I absolutely loved the 2015 Léoville-Barton and this has everything you could want from a Left Bank Bordeaux. Cassis, smoked earth, graphite, tobacco leaf, and thrilling amounts of minerality all emerge from this inky colored, full-bodied, power-packed, brut of a Saint-Julien that holds everything together and stays pure, balanced and elegant on the palate. It has a lot of tannins, yet more than enough fruit. The 2015 is a blend of 86% Cabernet Sauvignon and 14% Merlot, brought up in 60% new French oak, and it needs 7-8 years of bottle age and will shine for 2-3 decades. Bravo!
This is a very focused Barton with ultra-fine tannins that are so polished and chalky. It drives through the center palate with currant and berry character. Full-bodied, polished and straightforward with driving tannin. Love the texture. Class. Yes. Drink in 2021.
A dense, powerful wine, the 2015 Léoville-Barton is going to need quite a bit of time to come together, as it is massively tannic and structured at this stage. (AG)
While the spicy wood is prominent at this stage, the wine also has weight. As the black currant fruits come through slowly, the wine shows a rich potential. The texture is dense and firm. (RV)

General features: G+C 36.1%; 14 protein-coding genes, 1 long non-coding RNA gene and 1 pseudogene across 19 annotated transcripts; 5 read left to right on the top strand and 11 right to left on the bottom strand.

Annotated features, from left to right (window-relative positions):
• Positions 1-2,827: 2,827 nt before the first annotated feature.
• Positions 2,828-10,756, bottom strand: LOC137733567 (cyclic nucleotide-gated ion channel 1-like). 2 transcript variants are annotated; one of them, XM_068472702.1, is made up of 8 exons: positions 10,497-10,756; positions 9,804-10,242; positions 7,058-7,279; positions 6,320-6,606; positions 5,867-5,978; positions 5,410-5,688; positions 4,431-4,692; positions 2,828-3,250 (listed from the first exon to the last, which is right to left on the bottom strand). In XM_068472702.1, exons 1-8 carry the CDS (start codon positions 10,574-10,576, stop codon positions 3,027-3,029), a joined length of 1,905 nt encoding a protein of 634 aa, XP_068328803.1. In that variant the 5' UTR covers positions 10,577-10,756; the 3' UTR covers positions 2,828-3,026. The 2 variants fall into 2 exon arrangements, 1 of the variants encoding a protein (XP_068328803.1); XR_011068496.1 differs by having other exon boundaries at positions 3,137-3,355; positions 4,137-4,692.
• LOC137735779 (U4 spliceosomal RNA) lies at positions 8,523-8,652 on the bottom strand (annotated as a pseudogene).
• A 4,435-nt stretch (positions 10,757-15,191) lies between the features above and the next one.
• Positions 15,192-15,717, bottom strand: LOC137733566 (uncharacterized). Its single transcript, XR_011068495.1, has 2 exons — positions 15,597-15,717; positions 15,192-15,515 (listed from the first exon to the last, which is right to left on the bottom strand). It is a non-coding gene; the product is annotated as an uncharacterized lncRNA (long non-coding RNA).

Deep garnet-purple colored, the 2015 Leoville Barton offers up notions of warm red currants, black raspberries and dark chocolate with wafts of cigar box, violets and bay leaves. Elegant, medium-bodied and sporting great freshness, the taut, tightly wound palate of intense red fruits and floral accents is well-framed with firm, grainy tannins, finishing on a lingering mineral note. (LPB)
This delivers some serious wow, dripping with warm fig, blackberry and boysenberry reduction notes, along with melted black licorice and fruitcake flavors. Shows ample grip but remains beautifully polished, letting the fruit sail on. Don't worry though, as long echoes of roasted apple wood and tar signal that this is built for the long haul. Best from 2025 through 2042. (JM)
One of the deepest, richest and darkest of the St-Juliens in 2015, showing a lick of tar and a crack of cassis. Confident and settling in for the long haul, a salty minerality kicks in on the finish to give a mouthwatering quality. 60% new oak barrels. Eric Boissenot consults. (JA)
Deep crimson. Fresh and zesty. Much more lifted than its Langoa stablemate. Really rather glorious actually. Very fresh but with slaty undertow. Now this is a 'mineral' wine! 18/20
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